The Washington Post
Back to Wando Passoby David Payne
Hailed as "the most gifted American novelist of his generation" (Boston Globe), David Payne introduces us to Ransom Hill, a big-hearted, wild-man lead singer of a legendary indie rock group, who has come to South Carolina determined to save his marriage, his family, and himself. But back at Wando Passo, his wife's inherited family estate, things don't/em>
Hailed as "the most gifted American novelist of his generation" (Boston Globe), David Payne introduces us to Ransom Hill, a big-hearted, wild-man lead singer of a legendary indie rock group, who has come to South Carolina determined to save his marriage, his family, and himself. But back at Wando Passo, his wife's inherited family estate, things don't proceed according to plan. There's another man in the picture, and Ran's discovery of a mysterious relic from slave times transports him—and the reader—back into the story of another romantic triangle at Wando Passo that erupted violently at the height of the Civil War. Will the present repeat the past?
Filled with fast-paced adventure, lyrical writing, wicked humor, and unforgettable characters, David Payne's Back to Wando Passo propels the two love stories, linked by place through time, to a simultaneous crescendo of betrayal, revenge, and redemption.
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Back to Wando PassoA Novel
By David Payne
HarperCollins Publishers, Inc.Copyright © 2006 David Payne
All right reserved.
Ransom Hill had fallen hopelessly in love with his own wife. If there was any doubt of it -- there wasn't, but had there been -- it ended in Myrtle Beach, as he deplaned and found her waiting with the children at the gate. Tall and thinner than he'd been since high school, Ran had on his good black coat, which still stank of cigarettes, though he'd given them up in anticipation of this trip, the first of many sacrifices he was prepared to make. His slouching jeans were held up by a concho belt in which he'd lately had to punch three extra holes, and his Tony Lamas clapped along with a delaminated sole. His Stetson, though -- the new three-hundred-dollar white one he'd seen and really felt he owed himself -- was as crisp, serene, and towering as a late-summer cumulus. In its shadow, under memorable blue eyes, two dark crescents stood out against his inveterate New York City pallor, smudged as though by Christmas coal, the lumps that Santa Claus reserves especially for fallen rock stars and other habitual offenders. Ran, as always, was carrying two guitars, the ones Claire called "the Gibson girls" and, again, "the mistress and the wife." His road-worn but still handsome face seemed clarified by recent suffering forwhich he had nobody but himself and maybe God to blame. As he came up the ramp, a bit short-winded, with that slapping sole, he looked like someone who had served a stretch in purgatory, and now, there, in paradisal light at the end of the square tunnel, was Claire. And paradise turned out to be South Carolina. Who could have guessed?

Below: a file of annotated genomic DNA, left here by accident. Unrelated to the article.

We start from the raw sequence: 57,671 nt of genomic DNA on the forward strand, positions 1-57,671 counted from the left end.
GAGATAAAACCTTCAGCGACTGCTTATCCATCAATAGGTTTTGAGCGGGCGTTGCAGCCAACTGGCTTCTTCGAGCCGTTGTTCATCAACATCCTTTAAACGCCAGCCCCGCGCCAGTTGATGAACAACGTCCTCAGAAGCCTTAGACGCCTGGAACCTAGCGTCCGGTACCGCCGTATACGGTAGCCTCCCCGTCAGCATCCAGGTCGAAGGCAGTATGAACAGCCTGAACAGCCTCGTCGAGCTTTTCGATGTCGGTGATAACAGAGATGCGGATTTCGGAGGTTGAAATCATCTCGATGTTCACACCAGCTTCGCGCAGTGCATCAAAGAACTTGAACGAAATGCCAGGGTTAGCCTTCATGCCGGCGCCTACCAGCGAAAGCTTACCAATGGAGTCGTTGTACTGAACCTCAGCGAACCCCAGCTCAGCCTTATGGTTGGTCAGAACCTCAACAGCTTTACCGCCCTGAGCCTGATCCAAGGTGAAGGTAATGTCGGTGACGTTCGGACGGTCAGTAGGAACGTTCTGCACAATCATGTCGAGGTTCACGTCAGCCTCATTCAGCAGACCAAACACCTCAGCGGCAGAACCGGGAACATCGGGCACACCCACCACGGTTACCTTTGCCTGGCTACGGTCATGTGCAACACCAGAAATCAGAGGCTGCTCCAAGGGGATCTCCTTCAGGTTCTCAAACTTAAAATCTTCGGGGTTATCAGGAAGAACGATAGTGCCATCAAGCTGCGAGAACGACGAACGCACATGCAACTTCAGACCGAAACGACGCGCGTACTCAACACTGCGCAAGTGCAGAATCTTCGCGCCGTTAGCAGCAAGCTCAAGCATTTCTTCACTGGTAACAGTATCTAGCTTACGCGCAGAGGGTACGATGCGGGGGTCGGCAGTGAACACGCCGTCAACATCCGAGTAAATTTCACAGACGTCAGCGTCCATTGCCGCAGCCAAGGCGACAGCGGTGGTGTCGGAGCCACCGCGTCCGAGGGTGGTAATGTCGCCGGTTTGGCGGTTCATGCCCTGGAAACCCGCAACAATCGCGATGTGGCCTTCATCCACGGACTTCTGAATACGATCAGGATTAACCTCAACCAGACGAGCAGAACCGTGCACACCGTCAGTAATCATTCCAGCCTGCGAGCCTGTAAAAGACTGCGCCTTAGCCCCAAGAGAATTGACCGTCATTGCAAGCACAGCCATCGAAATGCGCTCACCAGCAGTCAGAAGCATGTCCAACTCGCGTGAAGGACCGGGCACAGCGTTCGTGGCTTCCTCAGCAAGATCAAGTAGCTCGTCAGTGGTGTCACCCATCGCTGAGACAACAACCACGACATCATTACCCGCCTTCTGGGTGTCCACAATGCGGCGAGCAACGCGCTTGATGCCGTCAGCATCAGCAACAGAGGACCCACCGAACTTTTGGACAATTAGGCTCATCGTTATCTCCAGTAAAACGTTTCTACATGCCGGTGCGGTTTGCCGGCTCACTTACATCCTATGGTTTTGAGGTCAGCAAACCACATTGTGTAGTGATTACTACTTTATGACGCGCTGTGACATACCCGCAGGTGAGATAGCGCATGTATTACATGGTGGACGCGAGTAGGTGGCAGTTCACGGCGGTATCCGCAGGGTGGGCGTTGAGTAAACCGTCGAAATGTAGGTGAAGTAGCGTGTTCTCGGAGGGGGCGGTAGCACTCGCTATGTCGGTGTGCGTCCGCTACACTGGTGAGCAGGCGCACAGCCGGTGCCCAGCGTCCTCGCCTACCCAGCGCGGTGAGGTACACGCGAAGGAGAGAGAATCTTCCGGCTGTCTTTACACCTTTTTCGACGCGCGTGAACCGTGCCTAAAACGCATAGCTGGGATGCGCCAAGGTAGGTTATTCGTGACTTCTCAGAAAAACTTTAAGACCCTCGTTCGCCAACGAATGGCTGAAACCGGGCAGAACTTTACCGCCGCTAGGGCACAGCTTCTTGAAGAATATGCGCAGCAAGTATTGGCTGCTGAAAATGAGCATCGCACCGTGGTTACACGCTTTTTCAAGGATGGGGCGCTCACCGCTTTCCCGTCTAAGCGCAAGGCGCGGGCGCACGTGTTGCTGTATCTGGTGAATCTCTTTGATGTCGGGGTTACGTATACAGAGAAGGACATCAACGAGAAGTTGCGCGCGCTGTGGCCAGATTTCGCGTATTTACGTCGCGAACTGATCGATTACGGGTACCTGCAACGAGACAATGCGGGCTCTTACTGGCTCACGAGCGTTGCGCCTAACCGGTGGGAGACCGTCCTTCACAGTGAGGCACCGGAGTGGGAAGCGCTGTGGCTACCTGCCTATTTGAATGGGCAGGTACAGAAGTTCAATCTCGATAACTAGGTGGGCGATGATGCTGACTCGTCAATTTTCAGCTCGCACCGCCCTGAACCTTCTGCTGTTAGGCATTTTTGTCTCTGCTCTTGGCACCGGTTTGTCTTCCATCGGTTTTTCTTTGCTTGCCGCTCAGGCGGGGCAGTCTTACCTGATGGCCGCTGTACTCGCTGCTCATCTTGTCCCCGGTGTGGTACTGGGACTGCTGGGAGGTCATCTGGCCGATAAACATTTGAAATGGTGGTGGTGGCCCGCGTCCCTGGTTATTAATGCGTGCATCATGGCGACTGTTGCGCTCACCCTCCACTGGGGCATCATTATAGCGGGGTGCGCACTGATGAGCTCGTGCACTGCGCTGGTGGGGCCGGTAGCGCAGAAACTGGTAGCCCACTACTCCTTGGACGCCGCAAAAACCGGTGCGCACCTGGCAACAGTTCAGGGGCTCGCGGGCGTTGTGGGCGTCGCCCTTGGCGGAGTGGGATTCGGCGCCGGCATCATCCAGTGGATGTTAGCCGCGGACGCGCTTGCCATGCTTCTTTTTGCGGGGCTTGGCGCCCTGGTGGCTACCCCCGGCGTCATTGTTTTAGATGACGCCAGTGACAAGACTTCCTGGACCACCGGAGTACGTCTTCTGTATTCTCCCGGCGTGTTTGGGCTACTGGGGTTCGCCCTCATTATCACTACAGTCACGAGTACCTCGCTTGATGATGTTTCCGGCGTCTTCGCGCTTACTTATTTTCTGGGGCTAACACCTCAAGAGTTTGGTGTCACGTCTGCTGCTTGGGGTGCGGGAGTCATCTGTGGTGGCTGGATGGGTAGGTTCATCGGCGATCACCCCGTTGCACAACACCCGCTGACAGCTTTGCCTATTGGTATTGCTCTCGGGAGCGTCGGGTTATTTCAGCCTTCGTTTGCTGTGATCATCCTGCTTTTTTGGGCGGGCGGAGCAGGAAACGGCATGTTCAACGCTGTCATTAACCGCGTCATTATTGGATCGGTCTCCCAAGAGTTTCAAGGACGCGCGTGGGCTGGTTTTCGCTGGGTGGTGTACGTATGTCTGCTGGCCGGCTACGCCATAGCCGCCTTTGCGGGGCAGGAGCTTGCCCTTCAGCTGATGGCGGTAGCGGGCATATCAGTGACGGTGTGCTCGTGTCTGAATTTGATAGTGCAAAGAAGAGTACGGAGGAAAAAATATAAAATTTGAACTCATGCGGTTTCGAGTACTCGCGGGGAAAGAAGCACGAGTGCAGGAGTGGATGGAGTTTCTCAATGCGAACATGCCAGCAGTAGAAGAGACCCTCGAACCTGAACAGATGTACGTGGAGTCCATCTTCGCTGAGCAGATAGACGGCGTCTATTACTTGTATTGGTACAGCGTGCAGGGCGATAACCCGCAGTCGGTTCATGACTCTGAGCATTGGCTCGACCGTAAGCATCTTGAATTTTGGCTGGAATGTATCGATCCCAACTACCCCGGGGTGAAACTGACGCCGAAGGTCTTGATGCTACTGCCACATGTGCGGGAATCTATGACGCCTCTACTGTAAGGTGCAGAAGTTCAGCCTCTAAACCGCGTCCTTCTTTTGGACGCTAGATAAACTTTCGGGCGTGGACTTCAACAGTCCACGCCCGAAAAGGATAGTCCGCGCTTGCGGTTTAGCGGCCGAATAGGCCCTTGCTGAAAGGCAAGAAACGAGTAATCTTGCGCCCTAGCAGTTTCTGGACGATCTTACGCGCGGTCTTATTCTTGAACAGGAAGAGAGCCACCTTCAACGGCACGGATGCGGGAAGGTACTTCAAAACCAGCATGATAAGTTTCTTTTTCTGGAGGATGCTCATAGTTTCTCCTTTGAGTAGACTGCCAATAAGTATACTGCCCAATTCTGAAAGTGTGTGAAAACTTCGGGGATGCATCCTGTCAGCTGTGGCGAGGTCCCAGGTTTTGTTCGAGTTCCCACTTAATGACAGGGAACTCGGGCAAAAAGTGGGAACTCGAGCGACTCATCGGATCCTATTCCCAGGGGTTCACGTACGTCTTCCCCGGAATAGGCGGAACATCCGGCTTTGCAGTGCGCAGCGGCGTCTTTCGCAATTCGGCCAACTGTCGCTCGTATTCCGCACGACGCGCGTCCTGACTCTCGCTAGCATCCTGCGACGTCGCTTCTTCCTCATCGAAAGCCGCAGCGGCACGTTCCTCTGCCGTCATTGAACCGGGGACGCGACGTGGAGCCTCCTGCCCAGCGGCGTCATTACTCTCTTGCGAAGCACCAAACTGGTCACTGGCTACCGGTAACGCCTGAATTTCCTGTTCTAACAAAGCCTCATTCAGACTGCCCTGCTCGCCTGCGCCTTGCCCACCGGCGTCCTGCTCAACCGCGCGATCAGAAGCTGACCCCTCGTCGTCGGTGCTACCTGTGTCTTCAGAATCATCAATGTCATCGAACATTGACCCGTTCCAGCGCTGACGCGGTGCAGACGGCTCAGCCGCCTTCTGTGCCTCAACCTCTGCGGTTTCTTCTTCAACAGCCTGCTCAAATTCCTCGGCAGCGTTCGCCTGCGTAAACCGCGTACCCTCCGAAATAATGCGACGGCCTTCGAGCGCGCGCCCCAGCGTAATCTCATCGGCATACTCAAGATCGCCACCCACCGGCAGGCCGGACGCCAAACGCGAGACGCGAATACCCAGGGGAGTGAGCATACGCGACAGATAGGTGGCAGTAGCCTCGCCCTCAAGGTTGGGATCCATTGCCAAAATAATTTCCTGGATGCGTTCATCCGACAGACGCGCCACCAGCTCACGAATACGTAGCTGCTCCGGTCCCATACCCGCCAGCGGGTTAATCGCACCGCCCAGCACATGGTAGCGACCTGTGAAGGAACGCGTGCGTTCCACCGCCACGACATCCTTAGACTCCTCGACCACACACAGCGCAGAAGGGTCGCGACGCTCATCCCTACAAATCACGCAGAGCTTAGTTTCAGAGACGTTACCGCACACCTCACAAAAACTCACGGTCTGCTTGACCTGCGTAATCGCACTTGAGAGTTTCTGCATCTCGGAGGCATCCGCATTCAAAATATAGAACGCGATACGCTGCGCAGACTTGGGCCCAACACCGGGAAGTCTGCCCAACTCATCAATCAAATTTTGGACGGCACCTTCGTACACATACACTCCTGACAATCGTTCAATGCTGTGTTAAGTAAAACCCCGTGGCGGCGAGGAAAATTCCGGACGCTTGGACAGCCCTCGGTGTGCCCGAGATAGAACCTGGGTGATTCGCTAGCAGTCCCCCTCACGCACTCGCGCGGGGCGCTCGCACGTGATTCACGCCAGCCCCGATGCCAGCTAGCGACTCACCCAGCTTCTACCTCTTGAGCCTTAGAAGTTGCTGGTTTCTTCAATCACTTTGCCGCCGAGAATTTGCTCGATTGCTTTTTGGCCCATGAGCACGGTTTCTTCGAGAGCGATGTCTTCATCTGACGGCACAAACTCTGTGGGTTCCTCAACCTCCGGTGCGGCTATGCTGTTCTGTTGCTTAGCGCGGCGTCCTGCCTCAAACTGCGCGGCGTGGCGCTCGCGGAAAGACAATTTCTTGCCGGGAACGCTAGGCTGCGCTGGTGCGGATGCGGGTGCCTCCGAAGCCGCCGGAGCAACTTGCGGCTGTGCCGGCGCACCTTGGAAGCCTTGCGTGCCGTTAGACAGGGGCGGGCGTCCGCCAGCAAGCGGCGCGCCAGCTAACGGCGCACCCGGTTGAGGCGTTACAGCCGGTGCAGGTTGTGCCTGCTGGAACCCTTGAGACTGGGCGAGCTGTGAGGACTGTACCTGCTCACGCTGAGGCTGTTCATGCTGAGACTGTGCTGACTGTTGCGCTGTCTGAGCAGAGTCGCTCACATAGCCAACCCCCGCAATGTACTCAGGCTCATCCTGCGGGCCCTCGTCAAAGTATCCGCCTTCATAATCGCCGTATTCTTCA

Amid the tourists headed for the links and Grand Strand beaches, the rushing bankers on their cells, his wife and children looked like a subversive little carnival unto themselves. Hope, his four-year-old, had on a pink dress-up with blue and silver sequins and boa trim. In dandelion-white hair tinged with the faintest faint blond rinse, her plastic tiara featured sapphires one shade bluer but only half as incandescent as her eyes. Over the summer, her legs had sectioned out like telescopes and suddenly acquired a shape like Claire's. At their distal ends, her nails were painted chipped hot pink. So, too, Ran saw -- with an alarm he rapidly suppressed -- were his son's. Wrapped around his mother's waist, Charlie, not quite two, had on a Cody Chestnut T-shirt with a grape juice stain and a hard-shell plastic fire hat: FDNY. As he shyly grinned with two new serrated teeth, Ran saw with a pang, for the first time, who his son was going to be, which had carved itself from formless babyhood while Daddy was away.
"Dute! Bi'truck!" he said, and banged his plastic lid.
"Fire truck, dude." Putting down his cases, Ran took a knee, removed his hat, and raked his fingers through his sandy hair. With a hint of the grin that once upon a time had opened many doors (quite a few of which he would have been wiser to eschew), he held out his arms, not quite in time to catch the kids as they smashed into him like rocket-propelled grenades.
"Dad! Da-dee!" Hope squealed.
"Hey, Sweet Pete!" He keeled over, laughing, on his seat.
"Daddy, how come you're so skinny?"
"I'm not skinny, am I?"
"Yes, you are. How come?"
"Bi'truck! Bi'truck!" Charlie said, lacking skills, but concerned to have his contribution recognized.
"Man, I really like that hat," said Ran. "I don't suppose . . ."
He commenced a swap, but it was ill-advised. "Mine!" said Charlie, clamping down with two big little hands.